I’m Jacqueline Edmiston, mother, activist, wife, lover, gardener, artist and I thoroughly enjoy food, music and books. I’m a Permaculture landscape artist and facilitator. Permaculture gives me the tools to proactively address our escalating environmental crisis. It’s my expression of awareness and reverence for the sacredness of all life.
I remember how surprised and excited I was in Sub A (Grade 1) when the potatoes that I’d stuck in the dirt grew into beautiful luscious plants, with no effort or fuss whatsoever. A miracle! I remember how in my late teens, my fascination with healing herbs and the the joy I took in growing and researching them.
I then entered the great wide world and gave and gained pieces of myself…..took a waitressing job, then a customer service job, then a job in sales, got married, bought a house, had two children, renovated a house, studied photography, built a house, had a life changing accident, worked some more as a web designer and then as an apprentice chef…….then realised it was more food activism than food preparation that interested me.
All my life, wherever I have lived, I have nurtured a vegetable and herb garden. Not that I really grew vegetables. In my 20’s I was a pretty lazy gardener….I would frequent my local nursery and buy seedlings…..stick them in the ground….if they grew, great…..if they didn’t, they didn’t deserve a place in my garden. I didn’t fuss and I liked it easy.
I’m 36 now and I have come full circle. I have found my shape and purpose in Permaculture. The one thing that I was always meant for. Permaculture has given all my life experience a framework. I can see how each path I’ve explored has given me the building blocks for the work I’m doing now and the path ahead.
I now patiently harvest and save my own seeds and enjoying swapping and sharing seeds with friends and family. When I don’t have something on hand, I’ll order it online from Seeds for Africa or Livingseeds.
I now patiently sow my seeds and experiment with various combinations for germinating my seeds in. It’s a great exercise in surrendering. Once I’ve done all I can, I let go and let be. Of all the facets of my work, this one is the hardest process for me.
When I’m at home in Cape Town, I’m in my garden every day. In order to maintain a productive garden for my family and I………I really need about 4 to 6 dedicated hours in my garden. This can sometimes become challenging when I’m working on a project or teaching.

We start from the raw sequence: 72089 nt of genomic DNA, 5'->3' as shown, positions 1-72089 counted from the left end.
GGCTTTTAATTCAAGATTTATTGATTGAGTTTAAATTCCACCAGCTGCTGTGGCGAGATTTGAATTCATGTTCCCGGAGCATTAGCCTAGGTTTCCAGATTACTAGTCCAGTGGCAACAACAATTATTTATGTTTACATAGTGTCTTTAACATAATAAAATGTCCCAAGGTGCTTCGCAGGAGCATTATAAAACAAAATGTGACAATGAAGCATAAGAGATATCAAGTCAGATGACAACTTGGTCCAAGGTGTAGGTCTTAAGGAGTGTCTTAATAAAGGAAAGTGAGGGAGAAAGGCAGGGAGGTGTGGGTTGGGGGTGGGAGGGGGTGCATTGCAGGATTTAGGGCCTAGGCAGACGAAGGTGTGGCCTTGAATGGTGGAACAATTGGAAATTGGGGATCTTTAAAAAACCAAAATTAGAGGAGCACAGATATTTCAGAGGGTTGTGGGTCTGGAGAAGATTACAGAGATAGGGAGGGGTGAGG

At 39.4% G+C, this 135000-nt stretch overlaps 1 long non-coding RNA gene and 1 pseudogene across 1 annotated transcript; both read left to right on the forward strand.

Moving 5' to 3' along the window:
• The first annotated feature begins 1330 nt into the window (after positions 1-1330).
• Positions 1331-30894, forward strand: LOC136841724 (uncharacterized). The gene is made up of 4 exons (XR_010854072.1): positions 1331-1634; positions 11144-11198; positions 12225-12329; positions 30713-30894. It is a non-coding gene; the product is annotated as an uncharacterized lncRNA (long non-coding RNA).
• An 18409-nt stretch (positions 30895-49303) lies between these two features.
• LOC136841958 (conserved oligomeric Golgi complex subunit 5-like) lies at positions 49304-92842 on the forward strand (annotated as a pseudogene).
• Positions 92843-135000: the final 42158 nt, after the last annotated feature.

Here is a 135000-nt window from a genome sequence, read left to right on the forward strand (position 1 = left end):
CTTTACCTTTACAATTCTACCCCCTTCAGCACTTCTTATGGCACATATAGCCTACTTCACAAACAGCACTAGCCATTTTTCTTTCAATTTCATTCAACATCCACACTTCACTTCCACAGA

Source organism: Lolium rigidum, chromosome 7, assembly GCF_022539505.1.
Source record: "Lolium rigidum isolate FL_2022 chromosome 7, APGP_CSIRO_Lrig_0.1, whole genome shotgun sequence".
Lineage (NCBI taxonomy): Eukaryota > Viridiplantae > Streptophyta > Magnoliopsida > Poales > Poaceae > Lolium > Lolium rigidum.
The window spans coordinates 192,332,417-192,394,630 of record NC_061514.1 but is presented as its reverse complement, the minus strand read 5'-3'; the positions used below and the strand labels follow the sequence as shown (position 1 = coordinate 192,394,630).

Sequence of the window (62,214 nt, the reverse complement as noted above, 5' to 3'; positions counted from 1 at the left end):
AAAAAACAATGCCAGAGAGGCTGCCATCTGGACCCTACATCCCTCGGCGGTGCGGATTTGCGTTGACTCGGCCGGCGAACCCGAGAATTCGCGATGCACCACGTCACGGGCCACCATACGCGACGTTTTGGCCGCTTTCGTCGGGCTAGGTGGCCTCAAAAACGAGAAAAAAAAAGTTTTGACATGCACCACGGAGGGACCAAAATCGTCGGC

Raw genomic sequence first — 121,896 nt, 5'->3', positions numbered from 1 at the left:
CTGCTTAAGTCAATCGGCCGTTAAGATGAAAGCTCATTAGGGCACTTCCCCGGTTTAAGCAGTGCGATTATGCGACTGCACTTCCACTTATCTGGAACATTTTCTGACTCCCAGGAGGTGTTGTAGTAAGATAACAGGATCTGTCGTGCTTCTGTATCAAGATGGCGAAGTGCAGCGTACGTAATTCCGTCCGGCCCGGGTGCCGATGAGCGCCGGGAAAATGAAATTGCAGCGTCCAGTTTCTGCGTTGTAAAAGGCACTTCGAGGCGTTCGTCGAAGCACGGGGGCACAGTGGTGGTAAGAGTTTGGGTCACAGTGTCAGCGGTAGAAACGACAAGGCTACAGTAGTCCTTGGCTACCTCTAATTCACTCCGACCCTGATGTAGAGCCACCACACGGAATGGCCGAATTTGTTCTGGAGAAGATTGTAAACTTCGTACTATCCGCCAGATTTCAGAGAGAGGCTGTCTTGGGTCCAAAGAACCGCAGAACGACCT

My home and garden life:
I recycle all our grey-water from our showers, baths and wash basins into a Banana Circle which produces an abundance of Bananas all year round. We irrigate the rest of our garden with borehole water.
I harvest a variety of different medicinal, tea and cooking herbs from a herb spiral just outside my kitchen door. Just on that note, no home should ever be without an abundant supply of parsley and lemons…….be sure to have a happy lemon tree close to your kitchen.
I have an abundant supply of eggs daily from our hens. So abundant that we are able to share with friends and neighbors.
I have a variety of established fruit and nut trees which for part of our small scale food forest and a dynamic kitchen garden placed right by my kitchen door, perfect for preparing our daily meals. I would guess that 40% of the fruit and vegetables that we consume comes from our garden. If I’m not too busy with external projects this year, I hope to get it closer to 70%.
We try our best not to create any waste. In terms of food, this would mean that leftovers get placed in various buckets that we have: Ducks, Chickens, Composting Worms, Banana Circle, Rabbits
All paper and cardboard packaging stays on the property and is either used for mulch, worm bedding or ends up in the banana circle.
We mostly keep all our glass jars for storage or reuse them as drinking glasses or flower vases. We take the consideration of the glass bottle/jar in shape when purchasing food.
I avoid plastic like the plague but still haven’t figured out how to to get it completely off my store bought food. It’s a lot easier if I shop at a place like Organic Zone.
Walter Mitty: To see the world, things dangerous to come to, to see behind walls, draw closer, to find each other, and to feel. That is the purpose of life.